I had the chance last week to stop by a prestigious barn and observe a few lessons.
The girls were young - maybe high school/jr. high - and there were some lovely horses, and one darling grulla pony!
|More grulla ponies please!!|
I was excited to see what the girls would be learning - (as anyone who has watched the Robert Dover clinics on USEF - the jr. riders can rock it!). But, the extent of the instruction was "Wiggle the bit" and "Slow your posting", which made me incredibly sad. With Trainer S. I get a ton of feedback - on what I can improve, and why certain exercises improve the horse and/or me: lifelong tools I can use! I feel this sort of instruction is even more critical for beginners, or riders new to a discipline.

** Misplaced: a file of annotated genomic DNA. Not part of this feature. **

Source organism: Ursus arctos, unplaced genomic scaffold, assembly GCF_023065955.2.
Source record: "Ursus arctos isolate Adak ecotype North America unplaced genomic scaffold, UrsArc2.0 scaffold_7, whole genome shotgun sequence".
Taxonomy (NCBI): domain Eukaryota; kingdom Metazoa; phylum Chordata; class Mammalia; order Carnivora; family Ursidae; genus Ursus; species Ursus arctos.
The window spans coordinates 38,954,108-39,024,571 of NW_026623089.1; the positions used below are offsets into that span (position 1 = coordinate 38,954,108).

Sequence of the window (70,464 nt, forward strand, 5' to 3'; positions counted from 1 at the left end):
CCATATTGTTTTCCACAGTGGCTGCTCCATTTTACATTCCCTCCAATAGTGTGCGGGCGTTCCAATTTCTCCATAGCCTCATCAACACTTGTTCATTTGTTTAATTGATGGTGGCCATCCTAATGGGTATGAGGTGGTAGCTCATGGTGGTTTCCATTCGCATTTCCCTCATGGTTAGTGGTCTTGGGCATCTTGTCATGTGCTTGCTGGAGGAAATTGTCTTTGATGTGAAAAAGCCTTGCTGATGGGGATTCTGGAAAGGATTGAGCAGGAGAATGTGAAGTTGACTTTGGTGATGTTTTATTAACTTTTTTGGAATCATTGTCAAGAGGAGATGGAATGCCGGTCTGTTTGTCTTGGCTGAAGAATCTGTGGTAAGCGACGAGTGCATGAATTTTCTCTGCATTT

As an observer, I felt this trainer was "walking on eggshells", and her #1 goal was to give a positive experience. Yanking on the reins, jamming heels into sides (no spurs, thankfully), one girl's horse had a tail full of shavings (and even I who grew up semi-feral on horses, always wanted my mare to look pretty when I rode her) but nothing was said.
I am all for positive reinforcement (I don't learn well in intense negativity or drill sergeant-like experiences), but I feel there has to be some improvement in skill over time in a lesson program. (Granted I saw one snapshot of one moment - these girls may have significantly improved from when they started)
What do you like (or don't like) to see in a clinic or during a lesson as an observer?